Friday, January 29, 2016

poverty and economic decision making

There is a new paper in the AER this month on "Poverty and Economic Decision-Making: Evidence from Changes in Financial Resources at Payday,"by Leandro S. Carvalho, Stephan Meier, and Stephanie W. Wang, American Economic Review 2016, 106(2): 260–284

The abstract reads

"We study the effect of financial resources on decision-making. Low income US households are randomly assigned to receive an online survey before or after payday. The survey collects measures of cognitive function and administers risk and intertemporal choice tasks. The study design generates variation in cash, checking and savings balances, and expenditures. Before-payday participants behave as if they are more present-biased when making intertemporal choices about monetary rewards but not when making intertemporal choices about nonmonetary real-effort tasks. Nor do we find before after differences in risk-taking, the quality of decision-making, the performance in cognitive function tasks, or in heuristic judgments."

In their paper they replicate my paper with Ned Augenblick and Charles Sprenger (pp 270-272)

"Another way to disentangle the effects of economic circumstances on time preferences from liquidity constraints is to look at nonmonetary intertemporal choices. Augenblick, Niederle, and Sprenger (2015) argue that intertemporal choices about real effort are better suited than intertemporal choices about monetary rewards to capturing dynamic time-inconsistent preferences, because the latter are subject to several confounds. In the nonmonetary column of Table 3 we present subjects’ intertemporal choices between a shorter survey earlier and a longer survey later. We estimate an interval regression where the dependent variable is a measure of individual discount rate (as in Meier and Sprenger 2015).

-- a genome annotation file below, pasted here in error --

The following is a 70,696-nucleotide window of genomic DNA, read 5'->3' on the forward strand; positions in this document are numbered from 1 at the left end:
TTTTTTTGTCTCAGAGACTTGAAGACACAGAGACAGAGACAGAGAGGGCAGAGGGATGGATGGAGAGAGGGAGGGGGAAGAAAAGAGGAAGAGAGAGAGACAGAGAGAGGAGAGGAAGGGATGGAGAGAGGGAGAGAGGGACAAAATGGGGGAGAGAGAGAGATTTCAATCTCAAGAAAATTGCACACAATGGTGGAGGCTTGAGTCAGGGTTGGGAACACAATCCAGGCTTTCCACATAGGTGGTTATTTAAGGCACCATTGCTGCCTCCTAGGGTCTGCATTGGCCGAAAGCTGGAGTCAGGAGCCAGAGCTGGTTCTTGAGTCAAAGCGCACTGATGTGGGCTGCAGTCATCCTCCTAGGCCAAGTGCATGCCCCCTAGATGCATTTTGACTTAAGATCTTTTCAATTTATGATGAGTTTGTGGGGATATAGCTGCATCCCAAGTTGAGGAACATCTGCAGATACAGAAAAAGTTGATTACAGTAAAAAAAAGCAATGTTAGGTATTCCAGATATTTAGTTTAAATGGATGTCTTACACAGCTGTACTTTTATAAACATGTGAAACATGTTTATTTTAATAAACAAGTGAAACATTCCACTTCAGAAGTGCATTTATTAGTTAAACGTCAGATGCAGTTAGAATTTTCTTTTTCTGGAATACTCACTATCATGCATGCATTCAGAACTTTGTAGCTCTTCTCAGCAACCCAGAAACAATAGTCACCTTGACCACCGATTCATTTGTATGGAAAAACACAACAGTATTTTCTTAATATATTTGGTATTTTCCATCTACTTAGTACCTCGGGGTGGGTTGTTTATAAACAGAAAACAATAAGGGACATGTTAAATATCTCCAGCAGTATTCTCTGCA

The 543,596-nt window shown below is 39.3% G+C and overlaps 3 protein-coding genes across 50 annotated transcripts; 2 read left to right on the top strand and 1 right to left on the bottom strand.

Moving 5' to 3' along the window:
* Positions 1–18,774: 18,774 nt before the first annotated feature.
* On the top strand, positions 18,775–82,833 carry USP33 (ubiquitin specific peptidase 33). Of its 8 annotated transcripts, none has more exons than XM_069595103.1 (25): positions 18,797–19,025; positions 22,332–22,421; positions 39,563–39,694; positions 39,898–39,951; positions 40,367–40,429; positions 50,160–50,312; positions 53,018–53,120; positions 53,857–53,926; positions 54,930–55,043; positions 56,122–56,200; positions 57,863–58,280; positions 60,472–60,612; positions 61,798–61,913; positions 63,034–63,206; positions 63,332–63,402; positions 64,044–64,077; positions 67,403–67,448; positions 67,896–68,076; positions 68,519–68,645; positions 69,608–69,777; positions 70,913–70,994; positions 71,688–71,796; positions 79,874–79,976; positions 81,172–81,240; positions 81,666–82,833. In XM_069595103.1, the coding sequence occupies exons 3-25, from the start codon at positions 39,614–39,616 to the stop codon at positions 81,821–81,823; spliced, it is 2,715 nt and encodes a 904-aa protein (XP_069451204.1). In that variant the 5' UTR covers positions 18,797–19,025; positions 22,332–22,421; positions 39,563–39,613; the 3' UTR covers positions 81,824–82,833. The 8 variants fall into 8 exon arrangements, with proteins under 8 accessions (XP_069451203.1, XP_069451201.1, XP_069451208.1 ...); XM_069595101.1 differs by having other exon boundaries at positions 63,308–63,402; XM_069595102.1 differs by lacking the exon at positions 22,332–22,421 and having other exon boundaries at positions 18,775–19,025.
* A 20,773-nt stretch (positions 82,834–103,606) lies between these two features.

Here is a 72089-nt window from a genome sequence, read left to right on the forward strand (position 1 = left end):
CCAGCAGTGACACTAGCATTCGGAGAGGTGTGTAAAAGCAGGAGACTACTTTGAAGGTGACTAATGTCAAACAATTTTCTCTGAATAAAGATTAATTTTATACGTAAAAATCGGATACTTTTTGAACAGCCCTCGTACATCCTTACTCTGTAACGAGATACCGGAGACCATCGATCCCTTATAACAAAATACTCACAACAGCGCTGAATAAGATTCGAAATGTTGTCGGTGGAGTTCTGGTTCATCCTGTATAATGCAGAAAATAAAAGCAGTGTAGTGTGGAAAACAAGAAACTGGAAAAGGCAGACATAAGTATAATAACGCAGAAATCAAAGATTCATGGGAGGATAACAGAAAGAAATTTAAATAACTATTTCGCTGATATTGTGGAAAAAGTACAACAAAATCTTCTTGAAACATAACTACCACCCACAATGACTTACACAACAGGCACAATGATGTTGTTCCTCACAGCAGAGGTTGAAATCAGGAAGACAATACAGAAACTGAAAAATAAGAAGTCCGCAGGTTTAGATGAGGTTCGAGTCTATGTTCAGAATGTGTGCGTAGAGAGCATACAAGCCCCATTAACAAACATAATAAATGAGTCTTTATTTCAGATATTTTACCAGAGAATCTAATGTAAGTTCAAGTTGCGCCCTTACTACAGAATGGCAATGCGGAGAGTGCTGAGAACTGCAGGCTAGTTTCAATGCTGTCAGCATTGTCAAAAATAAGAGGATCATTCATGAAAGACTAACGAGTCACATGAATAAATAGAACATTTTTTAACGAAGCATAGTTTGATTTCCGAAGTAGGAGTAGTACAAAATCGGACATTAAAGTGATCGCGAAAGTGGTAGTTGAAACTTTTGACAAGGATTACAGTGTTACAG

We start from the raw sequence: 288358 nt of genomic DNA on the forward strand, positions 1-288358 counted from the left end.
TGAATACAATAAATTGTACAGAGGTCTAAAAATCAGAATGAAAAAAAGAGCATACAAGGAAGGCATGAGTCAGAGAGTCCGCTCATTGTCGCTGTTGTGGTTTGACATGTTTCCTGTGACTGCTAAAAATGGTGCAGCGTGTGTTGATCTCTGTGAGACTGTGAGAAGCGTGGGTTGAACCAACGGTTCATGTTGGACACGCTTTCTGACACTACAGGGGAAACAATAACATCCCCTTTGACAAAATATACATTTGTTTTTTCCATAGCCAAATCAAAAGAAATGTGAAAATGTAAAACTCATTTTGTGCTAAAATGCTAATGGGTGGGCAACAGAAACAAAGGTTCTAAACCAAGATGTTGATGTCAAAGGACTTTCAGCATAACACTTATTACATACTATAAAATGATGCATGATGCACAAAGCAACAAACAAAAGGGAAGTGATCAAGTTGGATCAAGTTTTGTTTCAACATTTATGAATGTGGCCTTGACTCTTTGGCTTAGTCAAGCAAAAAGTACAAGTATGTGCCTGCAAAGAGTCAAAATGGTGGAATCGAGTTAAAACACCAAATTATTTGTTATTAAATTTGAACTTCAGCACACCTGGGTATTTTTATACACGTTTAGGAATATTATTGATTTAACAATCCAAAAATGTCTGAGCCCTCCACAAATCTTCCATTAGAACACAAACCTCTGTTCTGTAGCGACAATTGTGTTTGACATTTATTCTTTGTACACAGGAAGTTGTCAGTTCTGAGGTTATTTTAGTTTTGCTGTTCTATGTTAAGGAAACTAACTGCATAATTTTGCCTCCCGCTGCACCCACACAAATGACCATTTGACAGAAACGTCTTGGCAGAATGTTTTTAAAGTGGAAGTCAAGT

We find that the two groups made similar intertemporal choices about a costly real-effort task: choosing between answering a shorter survey earlier and a longer survey later. In line with Augenblick, Niederle, and Sprenger (2015), both groups’ behavior was consistent with present bias: the implied monthly discount rate was  9  percentage points higher when the shorter-sooner survey had to be completed within 5 days (as opposed to 90 days).

However, there was no evidence of differential present bias between the before and after-payday group in the task when participants had to make intertemporal choices about real effort. Although one should be cautious in comparing intertemporal choices about monetary rewards to intertemporal choices about real effort (because discount rates may be domain-specific: see, e.g., Reuben, Sapienza, and Zingales 2010; Ubfal 2016), this result suggests that liquidity constraints may explain why the before-payday group behaved as if it was more present-biased in the monetary intertemporal choice task. "

Here is a pic of their main result: p 278


Notes: The bars show before-after differences for the following outcomes: expenditures (Study 2), present bias in intertemporal choices about money (Study 1), present bias in intertemporal choices about real effort (Study 1), risk aversion (Study 2), quality of decision-making measured in terms of violations of GARP and monotonicity with respect to FOSD (Study 2), memory span in working memory task (Study 1), and log of response time in numerical Stroop task (Study 2). The outcomes are scaled to comparable units by subtracting the median for the after-payday group and dividing by the median absolute deviation for the after-payday group. The height of the bar corresponds to the coefficient on the before-payday indicator variable in a regression of the outcome on the before-payday indicator variable and a constant. All regressions are OLS regressions with the exception of expenditures (median regression) and present bias effort (interval regression). In Stroop time, trial-specific dummies are included. The bands show 95 percent confidence intervals. Subjects = 2,496 (expenditures); 1,060 (present bias money); 1,025 (present bias effort); 1,119 (risk aversion); 1,119 (quality of decision-making); 1,038 (working memory); and 2,723 (Stroop time).


Summary of Main Results.—Figure 1 summarizes the main results (all outcomes are scaled to comparable units; see footnote of Figure 1 for more details). It shows that the before-payday group spent significantly less than the after-payday group. The before-payday group also behaved as if they were more present-biased when making intertemporal choices about monetary rewards, but not when they were making intertemporal choices about real effort. There are also no differences in the willingness to take risks, quality of decision-making, or in cognitive functioning.

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